132 The Surre(gion)alist Manifesto

Apocalypse and/or Metamorphosis: A Surre(gion)al View

Norman O. Brown's new book1 is about philosophy and madness. And just in time, since the world has been almost destroyed by information and sanity. In fact, it is a book about several madnesses, all of which deserve careful study. According to Brown, "Freud is the measure of our unholy madness, as Nietzsche is the prophet of the holy madness, of Dionysus, the mad truth." (p. 2) In the course of the essays included in this book, Brown at times sheds some light on all this madness, and at times leads us into the beautiful dark night that requires no illumination.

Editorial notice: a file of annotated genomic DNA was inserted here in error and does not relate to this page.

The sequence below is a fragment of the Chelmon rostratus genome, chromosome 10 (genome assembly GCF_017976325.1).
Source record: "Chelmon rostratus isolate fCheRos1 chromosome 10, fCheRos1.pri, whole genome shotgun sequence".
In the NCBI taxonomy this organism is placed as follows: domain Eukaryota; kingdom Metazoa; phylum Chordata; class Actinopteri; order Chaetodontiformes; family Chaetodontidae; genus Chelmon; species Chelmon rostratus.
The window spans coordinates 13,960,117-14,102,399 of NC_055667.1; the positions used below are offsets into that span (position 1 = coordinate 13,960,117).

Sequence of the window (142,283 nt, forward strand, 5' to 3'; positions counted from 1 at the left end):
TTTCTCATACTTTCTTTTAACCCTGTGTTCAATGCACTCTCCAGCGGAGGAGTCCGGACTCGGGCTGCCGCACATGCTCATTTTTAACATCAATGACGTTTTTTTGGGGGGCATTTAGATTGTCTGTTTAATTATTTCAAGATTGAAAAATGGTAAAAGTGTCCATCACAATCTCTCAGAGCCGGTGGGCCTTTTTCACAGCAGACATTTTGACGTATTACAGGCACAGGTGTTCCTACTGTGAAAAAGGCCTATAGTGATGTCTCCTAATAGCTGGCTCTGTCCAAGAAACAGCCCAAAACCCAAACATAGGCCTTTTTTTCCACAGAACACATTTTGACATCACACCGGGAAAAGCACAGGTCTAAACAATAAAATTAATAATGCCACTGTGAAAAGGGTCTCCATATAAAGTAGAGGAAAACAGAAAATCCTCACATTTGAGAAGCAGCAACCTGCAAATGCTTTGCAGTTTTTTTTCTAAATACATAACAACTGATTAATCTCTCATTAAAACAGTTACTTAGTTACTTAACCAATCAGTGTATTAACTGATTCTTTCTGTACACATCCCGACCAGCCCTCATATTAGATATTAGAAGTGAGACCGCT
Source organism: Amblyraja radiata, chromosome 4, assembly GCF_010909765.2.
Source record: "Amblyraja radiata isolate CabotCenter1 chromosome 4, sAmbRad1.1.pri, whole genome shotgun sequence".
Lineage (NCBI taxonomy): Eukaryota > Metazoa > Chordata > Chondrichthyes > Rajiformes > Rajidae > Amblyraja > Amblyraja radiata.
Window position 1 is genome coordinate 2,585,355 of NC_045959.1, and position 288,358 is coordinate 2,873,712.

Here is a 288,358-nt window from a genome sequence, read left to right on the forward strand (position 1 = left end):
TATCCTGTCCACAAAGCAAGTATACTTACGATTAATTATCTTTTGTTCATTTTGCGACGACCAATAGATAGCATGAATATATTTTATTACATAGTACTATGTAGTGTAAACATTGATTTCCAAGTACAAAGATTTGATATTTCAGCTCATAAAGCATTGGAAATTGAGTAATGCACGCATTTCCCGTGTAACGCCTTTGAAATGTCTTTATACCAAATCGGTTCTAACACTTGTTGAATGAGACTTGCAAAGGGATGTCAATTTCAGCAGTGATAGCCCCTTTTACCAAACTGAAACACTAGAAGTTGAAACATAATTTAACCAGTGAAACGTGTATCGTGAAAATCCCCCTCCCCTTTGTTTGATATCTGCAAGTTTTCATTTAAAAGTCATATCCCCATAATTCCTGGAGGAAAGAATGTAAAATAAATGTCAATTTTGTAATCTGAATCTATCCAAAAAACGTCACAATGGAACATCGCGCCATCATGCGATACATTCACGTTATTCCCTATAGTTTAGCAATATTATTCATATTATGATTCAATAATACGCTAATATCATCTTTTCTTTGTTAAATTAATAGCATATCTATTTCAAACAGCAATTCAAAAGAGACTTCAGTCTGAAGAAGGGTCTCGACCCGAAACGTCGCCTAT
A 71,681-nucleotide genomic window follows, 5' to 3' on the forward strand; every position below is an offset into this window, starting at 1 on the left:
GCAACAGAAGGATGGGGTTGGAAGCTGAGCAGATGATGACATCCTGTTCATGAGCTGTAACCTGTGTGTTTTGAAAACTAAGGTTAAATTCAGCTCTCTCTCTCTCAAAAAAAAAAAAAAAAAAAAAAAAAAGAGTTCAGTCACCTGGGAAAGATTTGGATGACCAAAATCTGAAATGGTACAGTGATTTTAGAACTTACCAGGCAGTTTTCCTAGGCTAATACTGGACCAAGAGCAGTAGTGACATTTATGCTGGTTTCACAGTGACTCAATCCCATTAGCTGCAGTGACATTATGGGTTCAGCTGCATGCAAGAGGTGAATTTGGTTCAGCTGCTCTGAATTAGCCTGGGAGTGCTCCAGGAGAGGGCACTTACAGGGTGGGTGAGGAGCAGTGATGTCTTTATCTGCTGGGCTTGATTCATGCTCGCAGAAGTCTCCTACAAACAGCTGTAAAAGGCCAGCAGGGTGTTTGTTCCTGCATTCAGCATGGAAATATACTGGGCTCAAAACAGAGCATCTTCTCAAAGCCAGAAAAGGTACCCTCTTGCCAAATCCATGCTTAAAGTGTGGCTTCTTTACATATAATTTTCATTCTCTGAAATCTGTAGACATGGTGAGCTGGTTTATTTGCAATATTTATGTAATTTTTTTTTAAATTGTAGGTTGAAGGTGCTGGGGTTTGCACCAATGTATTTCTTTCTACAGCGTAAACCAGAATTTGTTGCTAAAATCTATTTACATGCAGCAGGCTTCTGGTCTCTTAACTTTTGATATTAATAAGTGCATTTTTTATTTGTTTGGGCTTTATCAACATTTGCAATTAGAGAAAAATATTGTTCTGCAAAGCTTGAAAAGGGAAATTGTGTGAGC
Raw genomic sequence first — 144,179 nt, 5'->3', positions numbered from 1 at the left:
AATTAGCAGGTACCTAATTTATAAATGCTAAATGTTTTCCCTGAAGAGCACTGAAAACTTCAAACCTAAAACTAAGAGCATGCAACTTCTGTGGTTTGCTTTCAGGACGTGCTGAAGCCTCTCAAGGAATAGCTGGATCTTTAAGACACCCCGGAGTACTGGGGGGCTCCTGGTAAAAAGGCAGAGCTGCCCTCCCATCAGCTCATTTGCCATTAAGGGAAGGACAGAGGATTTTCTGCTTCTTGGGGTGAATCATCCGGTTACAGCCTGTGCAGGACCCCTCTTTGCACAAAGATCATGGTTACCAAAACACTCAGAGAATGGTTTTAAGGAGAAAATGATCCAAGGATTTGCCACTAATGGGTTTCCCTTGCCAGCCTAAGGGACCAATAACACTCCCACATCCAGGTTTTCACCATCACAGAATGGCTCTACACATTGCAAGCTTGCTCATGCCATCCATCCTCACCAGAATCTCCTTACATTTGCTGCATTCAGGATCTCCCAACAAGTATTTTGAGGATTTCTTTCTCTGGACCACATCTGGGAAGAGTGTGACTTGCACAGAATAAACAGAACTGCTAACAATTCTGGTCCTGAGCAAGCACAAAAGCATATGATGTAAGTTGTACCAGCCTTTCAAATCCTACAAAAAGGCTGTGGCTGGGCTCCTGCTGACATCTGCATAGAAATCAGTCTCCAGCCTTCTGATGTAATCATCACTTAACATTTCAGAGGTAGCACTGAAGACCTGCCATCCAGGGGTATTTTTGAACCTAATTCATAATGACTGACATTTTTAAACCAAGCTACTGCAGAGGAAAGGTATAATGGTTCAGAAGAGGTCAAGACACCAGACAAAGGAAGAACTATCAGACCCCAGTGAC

Brown has the rare courage to venture consciously into the politics of the imagination. To dream awake. "Very few are the Actaeons to whom destiny gives the power to contemplate Diana naked, and the power to become so enamored of the beautiful harmony of the body of nature that they are transformed into deer, inasmuch as they are no longer the hunters but the hunted." (p. 45) Beautiful harmony? Or fearful symmetry? Or beautiful disharmony? Or fearful discord? Or sublime cacaphony? Brown points us to one good myth—one of a multitude of equally and oppositely significant myths He understands myth, and therefore he can play with it. The Left that can clench its jaw at the sound of "myth," yet salivate at the tocsin sound of "revolution," neither understands nor plays. Brown directs us to myth as the negation of all monotheisms, from Ra-theism, its dawn, to A-theism, its final truth.Atheism, the monotheistic will to disbelieve in the One and Only True God.